Wax in the ear canal can act as an ear plug, blocking sound waves from striking the eardrum. Wax softening drops can help. Softened wax may spontaneously leave the canal, be irrigated out or be removed by a physician, audiologist or other trained personnel. Cotton swabs should never be used by parents in an attempt to remove wax. The cotton swab may actually push the wax deeper into the canal or even puncture the eardrum.
Parents should guard against children putting small objects in their ears such as beads and food items. Sound can be impeded or an eardrum ruptured. The ear canal may become inflamed if the surface lining is damaged by the object.
Another common condition affecting the outer ear canal is called “swimmer’s ear.” This external ear canal infection may be painful and cause the ear canal to swell shut, resulting in temporary hearing loss. Usually this is a bacterial infection which develops in an ear canal that remains wet after bathing or swimming.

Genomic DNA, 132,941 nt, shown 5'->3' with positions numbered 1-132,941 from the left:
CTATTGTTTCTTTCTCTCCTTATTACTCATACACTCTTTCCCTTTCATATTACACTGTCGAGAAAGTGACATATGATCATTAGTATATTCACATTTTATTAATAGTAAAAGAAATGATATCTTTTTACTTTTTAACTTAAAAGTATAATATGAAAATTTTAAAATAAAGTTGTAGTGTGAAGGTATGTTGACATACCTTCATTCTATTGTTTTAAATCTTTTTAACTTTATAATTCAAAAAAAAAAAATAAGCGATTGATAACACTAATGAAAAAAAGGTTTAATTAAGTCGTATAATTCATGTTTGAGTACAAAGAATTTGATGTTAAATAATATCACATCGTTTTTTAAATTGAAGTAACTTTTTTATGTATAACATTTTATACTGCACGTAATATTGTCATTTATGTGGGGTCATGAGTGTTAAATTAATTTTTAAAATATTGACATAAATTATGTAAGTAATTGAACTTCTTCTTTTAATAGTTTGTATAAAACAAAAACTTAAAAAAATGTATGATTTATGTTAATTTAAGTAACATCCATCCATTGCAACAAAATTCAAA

The most common cause of conductive hearing loss in children is otitis media, a condition of the middle ear. The two main types of otitis media are Acute Otitis Media (AOM) and Otitis Media with Effusion (OME). AOM is a sudden onset of ear pain that may be associated with fever, restlessness and some hearing loss. OME is the presence of fluid in the middle ear that lasts for more than three months. Both conditions are treatable, though it is important to diagnose otitis media early to prevent permanent damage to the inner ear and ensure a child does not miss out on the important early years of language learning.